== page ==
Grieving with a Toddler

This is a hard post to write. You may have noticed that R and I haven't been on as many adventures recently. I've talked before on here about my father's illness. At the end of September my dad started having stomach aches. He went to the doctor who sent him to the hospital, and we found out that he had Pancreatic Cancer. After trying different types of chemo, different procedures, all kinds of different things, my dad decided to live his life for quality, rather than quantity. It was so hard seeing my rugby playing, double-black skiing, super active dad go from himself to not being able to walk in a month.
My dad was always very involved in R's life. My parents kept him 2 full days a week, and took him to and from school two other days. My dad took him to his first baseball, football, and basketball games. He bought him his first Tides hat. He talked about taking him skiing, even before he was born.  R's first zoo trip and train ride were with my dad. The thought of him not being around for the rest of his life is unfathomable.
We knew it was coming. So we tried to spend as much time as possible with my dad. We had him record this book, which is lovely and gut wrenching and heartbreaking all at the same time. It's as much a comfort for me as I hope it is for R later in life. 

What do I tell R once he starts to miss him? I guess I tell him the stories, I show him how he looks exactly like him, I tell him all the hopes that my dad had for him. I take him to the places that my dad liked to go, and we visit the places my dad wanted to go, but never made it to. I play him his favorite songs, and imitate his bad dancing skills. 
Another way that we have decided to remember my dad is to participate in the Pancreatic Cancer walk at the oceanfront annually. This year is it on April 22. We knew that my grandma died of this cancer, but didn't know it was genetic. Now that we know the symptoms, we now think that my great-grandmother and great-uncle died of the same thing. It's scary, and I'll have to get tested, but hopefully raising money will help find out more about it. Because it moves so fast and doesn't have symptoms before the fourth stage, there is only a 9% survival rate. If you'd like to learn more about the walk, to sign up for our team, or to donate, click here. Finding a positive source to throw our grief and focus into has been a huge help.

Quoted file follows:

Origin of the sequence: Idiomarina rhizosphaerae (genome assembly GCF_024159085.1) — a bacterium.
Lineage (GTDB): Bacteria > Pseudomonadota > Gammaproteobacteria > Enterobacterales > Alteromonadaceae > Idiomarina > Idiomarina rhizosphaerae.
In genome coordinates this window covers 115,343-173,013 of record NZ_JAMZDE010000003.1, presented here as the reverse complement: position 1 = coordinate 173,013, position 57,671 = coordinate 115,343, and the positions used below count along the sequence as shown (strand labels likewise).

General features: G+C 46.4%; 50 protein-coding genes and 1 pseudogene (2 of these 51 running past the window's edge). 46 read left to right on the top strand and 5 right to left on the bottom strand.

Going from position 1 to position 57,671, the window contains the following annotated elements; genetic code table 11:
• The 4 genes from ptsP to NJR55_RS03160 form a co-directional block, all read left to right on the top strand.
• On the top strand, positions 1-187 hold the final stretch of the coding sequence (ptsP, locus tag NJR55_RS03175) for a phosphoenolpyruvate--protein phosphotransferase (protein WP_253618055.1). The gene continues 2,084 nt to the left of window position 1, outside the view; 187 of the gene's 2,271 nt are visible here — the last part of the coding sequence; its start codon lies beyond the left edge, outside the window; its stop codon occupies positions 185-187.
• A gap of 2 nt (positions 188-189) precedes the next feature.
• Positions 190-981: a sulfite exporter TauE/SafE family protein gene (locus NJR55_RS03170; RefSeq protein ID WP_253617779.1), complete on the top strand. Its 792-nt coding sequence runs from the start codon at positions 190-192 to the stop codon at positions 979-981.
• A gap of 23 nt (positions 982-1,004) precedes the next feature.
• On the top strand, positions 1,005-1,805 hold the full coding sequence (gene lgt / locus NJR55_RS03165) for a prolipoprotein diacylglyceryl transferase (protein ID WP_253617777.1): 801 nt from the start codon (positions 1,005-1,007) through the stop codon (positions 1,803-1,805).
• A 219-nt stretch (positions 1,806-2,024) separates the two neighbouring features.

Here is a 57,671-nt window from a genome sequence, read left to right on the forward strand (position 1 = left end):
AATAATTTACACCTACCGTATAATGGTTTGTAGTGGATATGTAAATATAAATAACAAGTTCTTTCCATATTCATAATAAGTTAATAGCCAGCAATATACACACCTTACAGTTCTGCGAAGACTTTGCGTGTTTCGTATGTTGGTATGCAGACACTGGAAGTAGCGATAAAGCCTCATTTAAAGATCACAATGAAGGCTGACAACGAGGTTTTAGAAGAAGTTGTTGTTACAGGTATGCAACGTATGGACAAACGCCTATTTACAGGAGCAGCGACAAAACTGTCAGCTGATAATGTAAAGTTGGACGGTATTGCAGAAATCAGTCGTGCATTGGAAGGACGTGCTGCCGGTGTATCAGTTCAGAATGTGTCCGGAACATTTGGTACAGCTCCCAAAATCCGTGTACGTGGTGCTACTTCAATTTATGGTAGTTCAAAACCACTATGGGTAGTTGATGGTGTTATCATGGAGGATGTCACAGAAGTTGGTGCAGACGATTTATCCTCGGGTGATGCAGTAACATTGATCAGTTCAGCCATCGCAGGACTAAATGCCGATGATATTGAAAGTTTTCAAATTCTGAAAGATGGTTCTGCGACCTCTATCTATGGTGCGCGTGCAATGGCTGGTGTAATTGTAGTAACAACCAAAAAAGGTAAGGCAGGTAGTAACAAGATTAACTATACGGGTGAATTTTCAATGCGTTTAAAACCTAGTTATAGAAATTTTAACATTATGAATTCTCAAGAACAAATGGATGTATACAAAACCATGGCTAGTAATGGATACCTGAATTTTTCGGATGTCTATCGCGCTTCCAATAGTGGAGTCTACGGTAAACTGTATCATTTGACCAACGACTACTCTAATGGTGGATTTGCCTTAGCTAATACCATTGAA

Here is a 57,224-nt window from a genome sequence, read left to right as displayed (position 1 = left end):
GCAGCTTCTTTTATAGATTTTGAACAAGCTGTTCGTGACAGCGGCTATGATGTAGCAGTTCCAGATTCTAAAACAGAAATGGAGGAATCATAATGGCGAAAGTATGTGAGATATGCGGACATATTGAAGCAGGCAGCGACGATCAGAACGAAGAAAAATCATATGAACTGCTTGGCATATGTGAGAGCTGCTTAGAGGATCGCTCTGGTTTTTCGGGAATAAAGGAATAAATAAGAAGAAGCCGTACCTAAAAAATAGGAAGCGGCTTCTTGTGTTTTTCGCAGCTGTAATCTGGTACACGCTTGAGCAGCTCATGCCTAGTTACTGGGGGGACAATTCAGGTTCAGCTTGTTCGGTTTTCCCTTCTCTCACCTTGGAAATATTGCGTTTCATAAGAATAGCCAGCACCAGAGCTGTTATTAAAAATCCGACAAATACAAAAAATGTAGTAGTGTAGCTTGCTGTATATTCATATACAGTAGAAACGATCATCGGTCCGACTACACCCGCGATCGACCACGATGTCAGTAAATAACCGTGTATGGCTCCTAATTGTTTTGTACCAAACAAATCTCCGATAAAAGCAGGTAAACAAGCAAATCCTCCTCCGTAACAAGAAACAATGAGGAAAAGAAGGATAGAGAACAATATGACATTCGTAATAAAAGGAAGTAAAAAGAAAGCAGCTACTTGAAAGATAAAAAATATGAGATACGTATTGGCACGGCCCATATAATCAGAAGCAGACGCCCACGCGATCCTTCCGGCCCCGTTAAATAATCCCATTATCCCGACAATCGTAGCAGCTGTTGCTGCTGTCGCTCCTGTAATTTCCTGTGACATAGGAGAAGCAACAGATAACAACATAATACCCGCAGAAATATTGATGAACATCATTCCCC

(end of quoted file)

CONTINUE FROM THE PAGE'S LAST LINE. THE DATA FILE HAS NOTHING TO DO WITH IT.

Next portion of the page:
Along with the book above, here are a few resources for children who are grieving:

  • Video for kids: 
  • "The Invisible String" - A friend gave us this book. It's about how we are all connected, even if a loved one has passed on.
  • Article for parents: Saying Goodbye: Talking to Kids About Death
  • Display photos of your loved one, and talk about them regularly. If you go to the zoo, show them previous trips with grandpa. Don't be afraid to put them away to make your kid sad. 
  • Talk openly and honestly with your children. As a teacher, I know it's important for kids to understand. They don't understand phrases like "at peace", "laid to rest", or "didn't make it." Be honest. "Papa died, so he is no longer alive. The memories that we have will last forever though." 
  • Pass on mementoes. We saved my dad's watch for R. It used to belong to my great uncle and was passed down to my dad. 
  • Participate in events that you know they loved. We will teach R to ski, take him to baseball games, and have him wear an ODU jersey to feel closer to my dad. 
Nothing makes this easier. With a toddler it's even harder because they don't understand. R looks for my dad. He has been fussy because his whole schedule has been thrown off from all of the changes. And yet, he laughs and smiles, and forces us to do the same. Slowly we will start to put the pieces together. My friends and family have been such a huge support to us. I'll even say that this blog has helped me. It's forced me to get out and try new places. All I can hope for is that R grows up knowing that love that his grandpa had for my mom, for me, Neil and mostly for him. 

“You will lose someone you can’t live without,and your heart will be badly broken, and the bad news is that you never completely get over the loss of your beloved. But this is also the good news. They live forever in your broken heart that doesn’t seal back up. And you come through. It’s like having a broken leg that never heals perfectly—that still hurts when the weather gets cold, but you learn to dance with the limp.”

― Anne Lamott